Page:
The Omron CP1H series of programmable logic controllers are capable of having 4096 timers. There are twelve different timing instructions in the PLC. Six binary and six BCD instructions for the set values of the timers separate the six basic instructions. The memory area for timers has separate areas for the Timer PVs (Present values) and the Timer Completion Flags. We will be looking at the timer instructions in the CP1H along with some programming examples.
Previously in this CP1H series, we have discussed:
System Hardware – Video
CX-Programmer – Video
Establish Communication – Video
Setting, Forcing and Online Editing – Video
Numbering System and Addressing – Video
CP1H Timers – Video
Counters – Video
Data Movement – Video
Compare Instructions – Video
Data Shift Instructions
– Video Part 1
– Video Part 2
Math Instructions – Video
Data Conversion – Video
Program Control Instructions – Video
Table Data Instructions – Video
Data Control Instructions – Video
AdvancedHMI Communication – Video
The secret to using timers is a post that will go over timing charts. It is a good place to understand how timing charts can assist you in programming timers. The Secret of Using Timers
We will be covering the following instructions:
TIM – Timer – This is a decrementing timer (0.1 sec base)
TIMH – High Speed Timer – This is a decrementing timer (0.01 sec base)
TMHH – ONE-MS Timer – This is a decrementing timer (0.001 sec base)
TTIM – Accumulative Timer – This is an incrementing timer (0.1 sec base)
TIML – Long Timer – This is a decrementing timer (0.01 sec base)
MTIM – Multi-Output Timer – This is an incrementing timer (0.1 sec base)
All of the instructions above have a set value in BCD (Binary Coded Decimal). If you put an ‘X’ behind each of the above instructions you will indicate the same operation with a set value in binary.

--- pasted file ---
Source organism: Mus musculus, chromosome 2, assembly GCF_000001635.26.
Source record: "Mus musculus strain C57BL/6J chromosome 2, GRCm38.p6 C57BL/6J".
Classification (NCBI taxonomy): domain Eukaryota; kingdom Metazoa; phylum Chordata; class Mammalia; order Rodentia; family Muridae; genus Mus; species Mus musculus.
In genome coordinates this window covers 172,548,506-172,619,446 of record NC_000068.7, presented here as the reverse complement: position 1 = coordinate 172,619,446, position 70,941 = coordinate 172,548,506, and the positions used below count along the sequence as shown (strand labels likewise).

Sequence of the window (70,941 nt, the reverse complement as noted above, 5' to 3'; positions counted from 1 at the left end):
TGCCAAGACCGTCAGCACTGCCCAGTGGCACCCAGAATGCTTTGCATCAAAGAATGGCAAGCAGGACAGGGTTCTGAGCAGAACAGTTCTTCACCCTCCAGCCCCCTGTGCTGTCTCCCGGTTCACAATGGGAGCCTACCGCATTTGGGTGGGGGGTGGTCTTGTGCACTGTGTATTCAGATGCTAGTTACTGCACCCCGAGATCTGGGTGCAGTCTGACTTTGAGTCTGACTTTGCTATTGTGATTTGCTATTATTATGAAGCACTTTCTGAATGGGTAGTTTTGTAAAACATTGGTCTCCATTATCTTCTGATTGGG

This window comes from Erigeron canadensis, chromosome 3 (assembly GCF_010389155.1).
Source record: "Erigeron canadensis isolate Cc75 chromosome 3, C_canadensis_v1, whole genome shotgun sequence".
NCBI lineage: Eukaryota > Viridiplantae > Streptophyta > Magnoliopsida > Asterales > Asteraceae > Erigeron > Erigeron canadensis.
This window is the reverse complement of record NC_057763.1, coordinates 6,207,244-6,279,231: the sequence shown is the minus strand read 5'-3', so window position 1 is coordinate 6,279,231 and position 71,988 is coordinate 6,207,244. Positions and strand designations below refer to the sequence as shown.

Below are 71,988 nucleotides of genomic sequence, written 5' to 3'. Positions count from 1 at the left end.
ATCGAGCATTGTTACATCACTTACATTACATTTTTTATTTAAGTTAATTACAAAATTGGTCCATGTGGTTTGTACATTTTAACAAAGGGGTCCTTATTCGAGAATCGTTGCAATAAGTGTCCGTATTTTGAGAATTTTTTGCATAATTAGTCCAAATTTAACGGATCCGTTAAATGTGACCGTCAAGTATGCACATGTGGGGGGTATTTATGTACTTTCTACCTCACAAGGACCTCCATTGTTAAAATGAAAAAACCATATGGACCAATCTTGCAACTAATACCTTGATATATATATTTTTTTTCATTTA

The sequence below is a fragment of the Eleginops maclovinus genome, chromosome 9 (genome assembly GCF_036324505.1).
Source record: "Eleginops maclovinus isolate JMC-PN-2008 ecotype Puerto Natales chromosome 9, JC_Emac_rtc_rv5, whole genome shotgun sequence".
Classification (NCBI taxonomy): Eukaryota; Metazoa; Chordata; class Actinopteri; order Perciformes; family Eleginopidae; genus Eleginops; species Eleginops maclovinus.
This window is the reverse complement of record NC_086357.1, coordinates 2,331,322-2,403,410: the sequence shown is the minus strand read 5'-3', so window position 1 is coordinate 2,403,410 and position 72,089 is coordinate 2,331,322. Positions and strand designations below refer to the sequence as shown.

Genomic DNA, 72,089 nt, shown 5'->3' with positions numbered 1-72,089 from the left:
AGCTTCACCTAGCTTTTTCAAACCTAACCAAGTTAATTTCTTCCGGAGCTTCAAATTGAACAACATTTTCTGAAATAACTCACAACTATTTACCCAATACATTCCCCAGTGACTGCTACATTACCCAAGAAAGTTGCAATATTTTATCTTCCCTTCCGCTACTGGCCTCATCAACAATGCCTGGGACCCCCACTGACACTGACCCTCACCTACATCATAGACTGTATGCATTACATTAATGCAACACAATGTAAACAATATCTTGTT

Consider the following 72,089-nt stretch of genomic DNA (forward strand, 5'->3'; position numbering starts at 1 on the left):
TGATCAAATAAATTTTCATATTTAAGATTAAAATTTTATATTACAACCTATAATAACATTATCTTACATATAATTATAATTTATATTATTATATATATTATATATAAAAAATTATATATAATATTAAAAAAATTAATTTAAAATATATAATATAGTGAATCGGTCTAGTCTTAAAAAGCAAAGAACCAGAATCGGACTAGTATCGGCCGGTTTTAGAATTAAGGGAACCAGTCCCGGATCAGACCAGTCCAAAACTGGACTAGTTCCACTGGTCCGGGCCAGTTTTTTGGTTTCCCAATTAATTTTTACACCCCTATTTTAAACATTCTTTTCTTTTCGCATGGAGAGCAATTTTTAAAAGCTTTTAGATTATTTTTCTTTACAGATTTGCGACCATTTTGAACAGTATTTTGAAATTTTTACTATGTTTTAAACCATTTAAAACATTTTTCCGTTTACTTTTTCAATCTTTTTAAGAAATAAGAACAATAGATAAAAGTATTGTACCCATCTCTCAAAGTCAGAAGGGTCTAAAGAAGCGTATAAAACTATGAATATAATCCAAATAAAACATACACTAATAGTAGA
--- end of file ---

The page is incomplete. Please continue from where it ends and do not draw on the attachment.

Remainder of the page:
The following table show the specifications of the timers:
Let’s take a look at a sample of an on-delay timer. We can use any of the following timer instructions. TIM / TIMH / TMHH will all work the same way except for the timing base rate.
Our sample will use TIM. The SV (set value) will be in BCD as the instruction specifies.
When bit 21.00 is turned on, Timer 0000 will start to decrement from the set value of #100.
100 X 0.1 seconds = 10.0 seconds
After the timer expires the bit T000 will turn on. This will then turn on the output 100.00
The timer will reset to the set value of #100 once bit 21.00 turns off. This timer is not memory retentive.
When bit 21.01 is turned on, output 100.01 will be turned on. This output is sealed on by itself and will only turn off when Timer T0001 turns on.
When bit 21.01 is turned off, the output remains on and the timer T0001 will start to decrement from the set value of #100. After the timer expires the bit T0001 will turn on. This will then reset the output 100.01.
When bit 21.02 turns on, it will go through the normally closed timer T0003 bit and start timer T0002. Timer T0002 will decrement until it expires. When T0002 turns on it will start T0003.
Output 100.02 will turn on when T0002 is on and T0003 is not on. When T0003 expires it will reset T0002 and the output 100.02 will turn off. The cycle will not repeat itself.
Output 100.02 will be off for as long as T0002 an on for T0003. When Bit 21.02 turns off the circuit will stop flickering the output and the timers reset.